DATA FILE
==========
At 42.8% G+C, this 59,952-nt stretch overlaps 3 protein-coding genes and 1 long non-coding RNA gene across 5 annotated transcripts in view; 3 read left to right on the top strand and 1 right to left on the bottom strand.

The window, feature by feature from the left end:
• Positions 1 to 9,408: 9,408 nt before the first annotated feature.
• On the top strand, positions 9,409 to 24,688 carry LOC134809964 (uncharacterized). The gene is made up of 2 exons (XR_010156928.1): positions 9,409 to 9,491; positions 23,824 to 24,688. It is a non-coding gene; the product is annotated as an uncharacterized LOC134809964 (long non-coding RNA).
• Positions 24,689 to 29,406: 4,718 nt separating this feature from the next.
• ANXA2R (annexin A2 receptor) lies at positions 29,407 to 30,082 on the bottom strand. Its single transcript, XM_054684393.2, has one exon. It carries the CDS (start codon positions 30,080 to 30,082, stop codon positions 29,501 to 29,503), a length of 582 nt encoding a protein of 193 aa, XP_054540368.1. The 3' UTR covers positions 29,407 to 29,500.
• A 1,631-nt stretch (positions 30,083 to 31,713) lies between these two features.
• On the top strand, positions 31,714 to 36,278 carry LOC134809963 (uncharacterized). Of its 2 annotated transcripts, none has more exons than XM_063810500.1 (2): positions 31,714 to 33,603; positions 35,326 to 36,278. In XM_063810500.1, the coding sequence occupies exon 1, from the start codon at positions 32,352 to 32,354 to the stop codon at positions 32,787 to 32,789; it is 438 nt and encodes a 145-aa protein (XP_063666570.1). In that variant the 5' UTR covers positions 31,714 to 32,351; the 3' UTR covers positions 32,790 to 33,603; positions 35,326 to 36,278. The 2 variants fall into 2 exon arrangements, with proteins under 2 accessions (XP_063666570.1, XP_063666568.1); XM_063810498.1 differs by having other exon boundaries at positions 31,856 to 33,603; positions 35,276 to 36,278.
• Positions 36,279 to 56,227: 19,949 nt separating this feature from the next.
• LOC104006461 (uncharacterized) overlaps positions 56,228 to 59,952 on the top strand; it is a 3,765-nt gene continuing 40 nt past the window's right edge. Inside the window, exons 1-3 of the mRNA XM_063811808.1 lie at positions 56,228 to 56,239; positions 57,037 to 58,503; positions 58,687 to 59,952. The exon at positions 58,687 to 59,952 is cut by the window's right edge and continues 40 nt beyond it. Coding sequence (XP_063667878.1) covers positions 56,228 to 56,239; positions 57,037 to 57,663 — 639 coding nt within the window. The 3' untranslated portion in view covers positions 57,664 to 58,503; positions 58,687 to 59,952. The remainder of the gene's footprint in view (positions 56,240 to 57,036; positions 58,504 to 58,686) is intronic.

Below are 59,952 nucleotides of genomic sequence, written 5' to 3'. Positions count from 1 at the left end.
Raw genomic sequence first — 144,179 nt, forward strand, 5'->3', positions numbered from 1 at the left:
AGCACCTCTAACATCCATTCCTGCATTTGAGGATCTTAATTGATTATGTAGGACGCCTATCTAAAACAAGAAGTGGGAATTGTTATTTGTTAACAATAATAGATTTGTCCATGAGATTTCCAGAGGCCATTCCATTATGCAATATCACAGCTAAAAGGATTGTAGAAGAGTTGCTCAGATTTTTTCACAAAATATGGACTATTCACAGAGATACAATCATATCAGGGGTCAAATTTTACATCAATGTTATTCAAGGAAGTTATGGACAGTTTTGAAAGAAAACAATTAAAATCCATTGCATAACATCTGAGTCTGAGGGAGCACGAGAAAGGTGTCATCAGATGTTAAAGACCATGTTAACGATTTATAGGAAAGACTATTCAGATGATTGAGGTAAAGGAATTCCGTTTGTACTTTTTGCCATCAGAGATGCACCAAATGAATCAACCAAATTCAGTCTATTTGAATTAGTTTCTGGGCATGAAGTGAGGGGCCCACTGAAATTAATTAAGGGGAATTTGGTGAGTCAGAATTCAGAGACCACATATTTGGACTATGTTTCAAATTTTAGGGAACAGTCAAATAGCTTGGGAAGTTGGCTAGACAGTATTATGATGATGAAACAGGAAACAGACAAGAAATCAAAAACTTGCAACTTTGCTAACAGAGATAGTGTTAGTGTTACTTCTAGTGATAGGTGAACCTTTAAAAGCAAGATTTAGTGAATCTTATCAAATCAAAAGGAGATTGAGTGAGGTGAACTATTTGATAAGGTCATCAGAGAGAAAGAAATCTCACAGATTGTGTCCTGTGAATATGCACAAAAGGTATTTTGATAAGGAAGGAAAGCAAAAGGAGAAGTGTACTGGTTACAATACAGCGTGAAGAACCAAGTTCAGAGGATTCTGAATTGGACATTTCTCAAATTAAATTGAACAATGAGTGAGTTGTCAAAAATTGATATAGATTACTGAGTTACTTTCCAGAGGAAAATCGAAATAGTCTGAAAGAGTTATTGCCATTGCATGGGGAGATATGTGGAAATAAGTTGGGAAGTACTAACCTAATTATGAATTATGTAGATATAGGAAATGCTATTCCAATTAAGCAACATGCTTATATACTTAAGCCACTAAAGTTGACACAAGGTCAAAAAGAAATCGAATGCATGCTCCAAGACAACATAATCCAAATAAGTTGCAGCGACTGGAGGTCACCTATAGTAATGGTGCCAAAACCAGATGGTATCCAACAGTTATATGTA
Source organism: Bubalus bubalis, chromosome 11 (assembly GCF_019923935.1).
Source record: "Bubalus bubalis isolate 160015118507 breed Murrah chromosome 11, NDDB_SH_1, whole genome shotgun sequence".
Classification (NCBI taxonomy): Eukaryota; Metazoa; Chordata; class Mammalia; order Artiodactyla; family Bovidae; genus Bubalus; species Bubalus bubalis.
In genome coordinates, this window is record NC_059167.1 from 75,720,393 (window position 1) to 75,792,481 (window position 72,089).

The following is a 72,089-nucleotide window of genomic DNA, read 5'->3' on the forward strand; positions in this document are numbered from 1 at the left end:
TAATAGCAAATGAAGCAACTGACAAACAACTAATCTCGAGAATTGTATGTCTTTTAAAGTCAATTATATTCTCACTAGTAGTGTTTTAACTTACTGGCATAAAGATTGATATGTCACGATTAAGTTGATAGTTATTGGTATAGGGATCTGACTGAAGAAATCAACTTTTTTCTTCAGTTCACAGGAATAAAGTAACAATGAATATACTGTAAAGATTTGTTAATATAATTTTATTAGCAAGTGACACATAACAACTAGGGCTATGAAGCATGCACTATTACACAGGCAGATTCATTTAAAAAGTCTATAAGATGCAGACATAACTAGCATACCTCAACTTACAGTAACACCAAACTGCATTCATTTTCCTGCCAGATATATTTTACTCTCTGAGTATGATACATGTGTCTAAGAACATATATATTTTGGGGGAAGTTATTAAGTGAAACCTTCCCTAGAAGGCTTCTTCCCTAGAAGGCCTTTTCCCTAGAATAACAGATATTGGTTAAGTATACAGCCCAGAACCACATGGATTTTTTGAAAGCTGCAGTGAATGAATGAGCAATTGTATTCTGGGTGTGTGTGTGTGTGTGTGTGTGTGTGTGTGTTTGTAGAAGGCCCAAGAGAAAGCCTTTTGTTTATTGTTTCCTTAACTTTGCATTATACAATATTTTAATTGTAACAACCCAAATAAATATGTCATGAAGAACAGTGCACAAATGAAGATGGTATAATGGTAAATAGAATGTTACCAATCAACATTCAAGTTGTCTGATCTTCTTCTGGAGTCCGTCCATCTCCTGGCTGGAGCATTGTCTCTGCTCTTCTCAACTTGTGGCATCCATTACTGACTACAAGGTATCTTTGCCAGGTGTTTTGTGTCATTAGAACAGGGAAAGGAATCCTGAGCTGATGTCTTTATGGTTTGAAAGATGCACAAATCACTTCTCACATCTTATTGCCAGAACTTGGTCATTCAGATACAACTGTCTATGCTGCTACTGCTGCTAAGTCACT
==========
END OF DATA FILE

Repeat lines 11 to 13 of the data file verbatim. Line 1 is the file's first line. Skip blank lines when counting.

Below are 59,952 nucleotides of genomic sequence, written 5' to 3'. Positions count from 1 at the left end.
Raw genomic sequence first — 144,179 nt, forward strand, 5'->3', positions numbered from 1 at the left:
AGCACCTCTAACATCCATTCCTGCATTTGAGGATCTTAATTGATTATGTAGGACGCCTATCTAAAACAAGAAGTGGGAATTGTTATTTGTTAACAATAATAGATTTGTCCATGAGATTTCCAGAGGCCATTCCATTATGCAATATCACAGCTAAAAGGATTGTAGAAGAGTTGCTCAGATTTTTTCACAAAATATGGACTATTCACAGAGATACAATCATATCAGGGGTCAAATTTTACATCAATGTTATTCAAGGAAGTTATGGACAGTTTTGAAAGAAAACAATTAAAATCCATTGCATAACATCTGAGTCTGAGGGAGCACGAGAAAGGTGTCATCAGATGTTAAAGACCATGTTAACGATTTATAGGAAAGACTATTCAGATGATTGAGGTAAAGGAATTCCGTTTGTACTTTTTGCCATCAGAGATGCACCAAATGAATCAACCAAATTCAGTCTATTTGAATTAGTTTCTGGGCATGAAGTGAGGGGCCCACTGAAATTAATTAAGGGGAATTTGGTGAGTCAGAATTCAGAGACCACATATTTGGACTATGTTTCAAATTTTAGGGAACAGTCAAATAGCTTGGGAAGTTGGCTAGACAGTATTATGATGATGAAACAGGAAACAGACAAGAAATCAAAAACTTGCAACTTTGCTAACAGAGATAGTGTTAGTGTTACTTCTAGTGATAGGTGAACCTTTAAAAGCAAGATTTAGTGAATCTTATCAAATCAAAAGGAGATTGAGTGAGGTGAACTATTTGATAAGGTCATCAGAGAGAAAGAAATCTCACAGATTGTGTCCTGTGAATATGCACAAAAGGTATTTTGATAAGGAAGGAAAGCAAAAGGAGAAGTGTACTGGTTACAATACAGCGTGAAGAACCAAGTTCAGAGGATTCTGAATTGGACATTTCTCAAATTAAATTGAACAATGAGTGAGTTGTCAAAAATTGATATAGATTACTGAGTTACTTTCCAGAGGAAAATCGAAATAGTCTGAAAGAGTTATTGCCATTGCATGGGGAGATATGTGGAAATAAGTTGGGAAGTACTAACCTAATTATGAATTATGTAGATATAGGAAATGCTATTCCAATTAAGCAACATGCTTATATACTTAAGCCACTAAAGTTGACACAAGGTCAAAAAGAAATCGAATGCATGCTCCAAGACAACATAATCCAAATAAGTTGCAGCGACTGGAGGTCACCTATAGTAATGGTGCCAAAACCAGATGGTATCCAACAGTTATATGTA